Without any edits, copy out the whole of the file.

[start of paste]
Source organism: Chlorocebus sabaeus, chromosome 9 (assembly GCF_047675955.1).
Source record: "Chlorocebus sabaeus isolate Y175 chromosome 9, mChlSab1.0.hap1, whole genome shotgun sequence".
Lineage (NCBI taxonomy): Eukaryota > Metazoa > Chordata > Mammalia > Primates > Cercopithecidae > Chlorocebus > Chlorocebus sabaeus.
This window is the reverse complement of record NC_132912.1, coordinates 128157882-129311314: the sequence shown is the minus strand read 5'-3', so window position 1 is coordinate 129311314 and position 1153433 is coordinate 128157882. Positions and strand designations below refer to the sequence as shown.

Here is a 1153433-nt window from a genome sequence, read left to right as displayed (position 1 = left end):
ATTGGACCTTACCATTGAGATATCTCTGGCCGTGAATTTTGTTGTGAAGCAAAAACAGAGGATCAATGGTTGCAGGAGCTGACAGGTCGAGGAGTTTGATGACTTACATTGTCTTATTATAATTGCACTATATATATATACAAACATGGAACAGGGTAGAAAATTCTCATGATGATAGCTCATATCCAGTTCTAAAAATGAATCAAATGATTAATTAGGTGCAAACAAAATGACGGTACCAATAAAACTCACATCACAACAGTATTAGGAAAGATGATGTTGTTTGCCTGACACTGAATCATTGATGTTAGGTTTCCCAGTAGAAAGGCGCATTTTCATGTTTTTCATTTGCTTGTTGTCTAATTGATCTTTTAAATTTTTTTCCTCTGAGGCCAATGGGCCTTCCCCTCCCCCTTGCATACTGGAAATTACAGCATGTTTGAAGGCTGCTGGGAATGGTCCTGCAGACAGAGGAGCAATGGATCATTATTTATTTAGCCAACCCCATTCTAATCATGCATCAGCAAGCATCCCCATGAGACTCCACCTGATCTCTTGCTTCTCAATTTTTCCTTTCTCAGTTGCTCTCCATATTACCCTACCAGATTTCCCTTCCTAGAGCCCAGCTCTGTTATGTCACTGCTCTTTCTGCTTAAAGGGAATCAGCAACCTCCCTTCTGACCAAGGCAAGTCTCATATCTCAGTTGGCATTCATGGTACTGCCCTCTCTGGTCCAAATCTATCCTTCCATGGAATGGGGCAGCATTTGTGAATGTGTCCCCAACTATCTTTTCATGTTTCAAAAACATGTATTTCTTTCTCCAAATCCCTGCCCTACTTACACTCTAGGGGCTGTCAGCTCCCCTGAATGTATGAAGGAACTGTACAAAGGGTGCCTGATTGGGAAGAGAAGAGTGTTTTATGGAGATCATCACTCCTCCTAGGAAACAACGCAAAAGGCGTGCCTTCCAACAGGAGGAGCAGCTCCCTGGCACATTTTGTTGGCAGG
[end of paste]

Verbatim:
Source organism: Chlorocebus sabaeus, chromosome 9 (assembly GCF_047675955.1).
Source record: "Chlorocebus sabaeus isolate Y175 chromosome 9, mChlSab1.0.hap1, whole genome shotgun sequence".
Lineage (NCBI taxonomy): Eukaryota > Metazoa > Chordata > Mammalia > Primates > Cercopithecidae > Chlorocebus > Chlorocebus sabaeus.
This window is the reverse complement of record NC_132912.1, coordinates 128157882-129311314: the sequence shown is the minus strand read 5'-3', so window position 1 is coordinate 129311314 and position 1153433 is coordinate 128157882. Positions and strand designations below refer to the sequence as shown.

Here is a 1153433-nt window from a genome sequence, read left to right as displayed (position 1 = left end):
ATTGGACCTTACCATTGAGATATCTCTGGCCGTGAATTTTGTTGTGAAGCAAAAACAGAGGATCAATGGTTGCAGGAGCTGACAGGTCGAGGAGTTTGATGACTTACATTGTCTTATTATAATTGCACTATATATATATACAAACATGGAACAGGGTAGAAAATTCTCATGATGATAGCTCATATCCAGTTCTAAAAATGAATCAAATGATTAATTAGGTGCAAACAAAATGACGGTACCAATAAAACTCACATCACAACAGTATTAGGAAAGATGATGTTGTTTGCCTGACACTGAATCATTGATGTTAGGTTTCCCAGTAGAAAGGCGCATTTTCATGTTTTTCATTTGCTTGTTGTCTAATTGATCTTTTAAATTTTTTTCCTCTGAGGCCAATGGGCCTTCCCCTCCCCCTTGCATACTGGAAATTACAGCATGTTTGAAGGCTGCTGGGAATGGTCCTGCAGACAGAGGAGCAATGGATCATTATTTATTTAGCCAACCCCATTCTAATCATGCATCAGCAAGCATCCCCATGAGACTCCACCTGATCTCTTGCTTCTCAATTTTTCCTTTCTCAGTTGCTCTCCATATTACCCTACCAGATTTCCCTTCCTAGAGCCCAGCTCTGTTATGTCACTGCTCTTTCTGCTTAAAGGGAATCAGCAACCTCCCTTCTGACCAAGGCAAGTCTCATATCTCAGTTGGCATTCATGGTACTGCCCTCTCTGGTCCAAATCTATCCTTCCATGGAATGGGGCAGCATTTGTGAATGTGTCCCCAACTATCTTTTCATGTTTCAAAAACATGTATTTCTTTCTCCAAATCCCTGCCCTACTTACACTCTAGGGGCTGTCAGCTCCCCTGAATGTATGAAGGAACTGTACAAAGGGTGCCTGATTGGGAAGAGAAGAGTGTTTTATGGAGATCATCACTCCTCCTAGGAAACAACGCAAAAGGCGTGCCTTCCAACAGGAGGAGCAGCTCCCTGGCACATTTTGTTGGCAGG